State v. Frederick Robertson, 2003 WI App 84
For Robertson: Jefren Olsen, SPD, Madison Appellate
Issue/Holding: Where principal issue concerned the complainant’s credibility, indication first revealed after conviction that she had been treated for depression with psychotic features around the time of the incident required in camera inspection to determine whether her mental health records must be disclosed to the defense.
This case arrives at the unmapped intersection of postconviction discovery and privileged records. State v. Delano J. O’Brien, 223 Wis.2d 303, 588 N.W.2d 8 (1999) settled that you’re entitled to postconviction discovery of evidence relevant to an issue of consequence where the evidence would create a reasonable probability of a different outcome. But that case involved physical evidence; how do you apply the test to privileged material? Revelation of privileged material has been addressed in a series of cases, principally State v. Johnny L. Green, 2002 WI 68, 34, 253 Wis. 2d 356, 646 N.W.2d 298 (defendant must set forth a specific factual basis demonstrating a reasonable likelihood that the records contain relevant information that is necessary to a determination of guilt or innocence and that is not merely cumulative to other evidence available to the defendant) and State v. Shiffra, 175 Wis. 2d 600, 499 N.W.2d 719 (Ct. App. 1993), where the issue arose pretrial. The only published case discussing postconviction, in camera review of privileged material didn’t reach the question of probability-of-different result. State v. Behnke, 203 Wis. 2d 43, 53-54, 553 N.W.2d 265 (Ct. App. 1996). The defense showing necessary for in camera inspection is a preliminary one, and therefore should be less stringent than the test for disclosure:
¶22. We therefore conclude that the O’Brien “consequential evidence” test should not be used to decide whether to conduct an in camera review. A defendant requesting confidential records during postconviction discovery should be required to meet the preliminary Shiffra-Green burden. As with pretrial requests for confidential records, applying the Shiffra-Green test to the posttrial setting strikes the appropriate balance between the interests of the defendant and the State. It affords the defendant an opportunity to have a judge, an independent overseer, review the records while still protecting the privacy of the alleged victim. Then, if the defendant has shown an entitlement to an in camera review based upon the first four factors of the newly discovered evidence test, the trial court should apply the O’Brien “consequential evidence” test to determine whether the material it reviews during its in camera inspection should be disclosed to the defendant. We have every confidence in the trial courts to make a proper determination as to whether the disclosure of the information is necessary based on the competing interests involved in such cases. See Shiffra, 175 Wis. 2d at 611.¶23. The State argues that this conclusion is inconsistent with our decision in Behnke. This is simply not the case. Like Behnke, here we have adopted the materiality test from Shiffra, as it has been clarified in Green, and applied it to the third newly discovered evidence factor. Behnke, 203 Wis. 2d at 54. Additionally, as we have indicated, in Behnke, the defendant was engaging in what can be characterized as a “fishing expedition” and we did not reach the question of whether the fifth newly discovered evidence factor-whether it is reasonably probable that a different result would be reached on a new trial-should have been applied. See id. From our discussion of Green and Ritchie it is clear that the fifth newly discovered evidence factor, which is similar to the O’Brien “consequential evidence” test, normally does not come into play until the trial court is actually conducting the in camera inspection in its chambers.5 As we discussed, in Ritchie, the Court concluded that when deciding whether to release the records to the defendant, the trial court should determine whether the evidence was material, meaning the court should ask whether the result of the proceeding would have been different had the evidence been disclosed to the defendant, a test that mirrors the O’Brien test. Thus, contrary to the State’s assertions, our approach not only is consistent with our decision in Behnke, but also will bring Wisconsin into alignment with the teachings of the Supreme Court in Ritchie.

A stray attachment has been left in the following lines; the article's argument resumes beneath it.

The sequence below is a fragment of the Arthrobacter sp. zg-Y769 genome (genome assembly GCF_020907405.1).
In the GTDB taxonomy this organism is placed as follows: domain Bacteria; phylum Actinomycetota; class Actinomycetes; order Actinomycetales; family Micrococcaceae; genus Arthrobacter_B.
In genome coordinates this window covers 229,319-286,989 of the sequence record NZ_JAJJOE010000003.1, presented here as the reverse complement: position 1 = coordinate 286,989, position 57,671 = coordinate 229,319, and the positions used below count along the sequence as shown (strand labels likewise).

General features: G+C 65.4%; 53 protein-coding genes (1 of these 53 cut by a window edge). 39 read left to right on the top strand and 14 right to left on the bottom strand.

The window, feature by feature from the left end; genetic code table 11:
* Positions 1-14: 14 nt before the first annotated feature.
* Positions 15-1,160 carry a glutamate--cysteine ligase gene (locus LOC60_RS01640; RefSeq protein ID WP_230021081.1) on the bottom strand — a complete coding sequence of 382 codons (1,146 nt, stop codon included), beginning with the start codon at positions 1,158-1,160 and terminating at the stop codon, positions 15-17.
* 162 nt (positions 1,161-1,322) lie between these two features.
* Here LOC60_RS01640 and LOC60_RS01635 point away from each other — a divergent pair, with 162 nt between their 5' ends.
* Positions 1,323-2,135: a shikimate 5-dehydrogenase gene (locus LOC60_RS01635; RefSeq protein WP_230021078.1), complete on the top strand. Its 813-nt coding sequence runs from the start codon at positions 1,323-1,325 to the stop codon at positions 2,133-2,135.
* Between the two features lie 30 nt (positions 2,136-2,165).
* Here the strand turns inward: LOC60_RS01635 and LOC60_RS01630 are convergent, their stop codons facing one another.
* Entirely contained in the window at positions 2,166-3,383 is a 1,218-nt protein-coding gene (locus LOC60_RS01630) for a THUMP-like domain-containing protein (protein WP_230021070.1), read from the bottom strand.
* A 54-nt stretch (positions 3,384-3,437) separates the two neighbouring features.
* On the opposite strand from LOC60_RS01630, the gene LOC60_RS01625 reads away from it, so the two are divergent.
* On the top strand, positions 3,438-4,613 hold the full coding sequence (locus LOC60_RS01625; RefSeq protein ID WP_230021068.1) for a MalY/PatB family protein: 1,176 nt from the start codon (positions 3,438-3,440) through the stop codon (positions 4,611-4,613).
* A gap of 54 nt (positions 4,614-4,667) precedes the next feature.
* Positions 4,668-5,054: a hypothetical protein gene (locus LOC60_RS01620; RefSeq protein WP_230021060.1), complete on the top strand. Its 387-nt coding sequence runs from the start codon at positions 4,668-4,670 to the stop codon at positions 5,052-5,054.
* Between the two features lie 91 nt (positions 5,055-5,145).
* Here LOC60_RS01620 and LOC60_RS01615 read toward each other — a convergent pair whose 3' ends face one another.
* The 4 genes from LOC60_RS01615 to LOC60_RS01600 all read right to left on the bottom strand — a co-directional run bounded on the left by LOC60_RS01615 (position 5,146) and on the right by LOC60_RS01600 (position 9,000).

5 An exception would be if the trial court assumed the truth of every supposition the defendant hoped to gain by perusal of the confidential records, but nonetheless concluded that such evidence would not create a reasonable probability of a different result on retrial.
Applying the test to the particular facts: because trial centered on credibility (the complainant conceded that she had consensual sexual contact with the defendant; the disputed question is whether he failed to stop when she wanted), and because a psychiatrist indicated after trial that she might have been psychotic, “Robertson has presented evidence demonstrating that E.B.’s psychiatric difficulties might affect both her ability to accurately perceive events and her ability to relate the truth. These problems are relevant and necessary to a determination of guilt or innocence because they bear directly on both E.B.’s credibility and Robertson’s defense of consent. Thus, Robertson is entitled to an in camera inspection of the mental health records.” ¶31.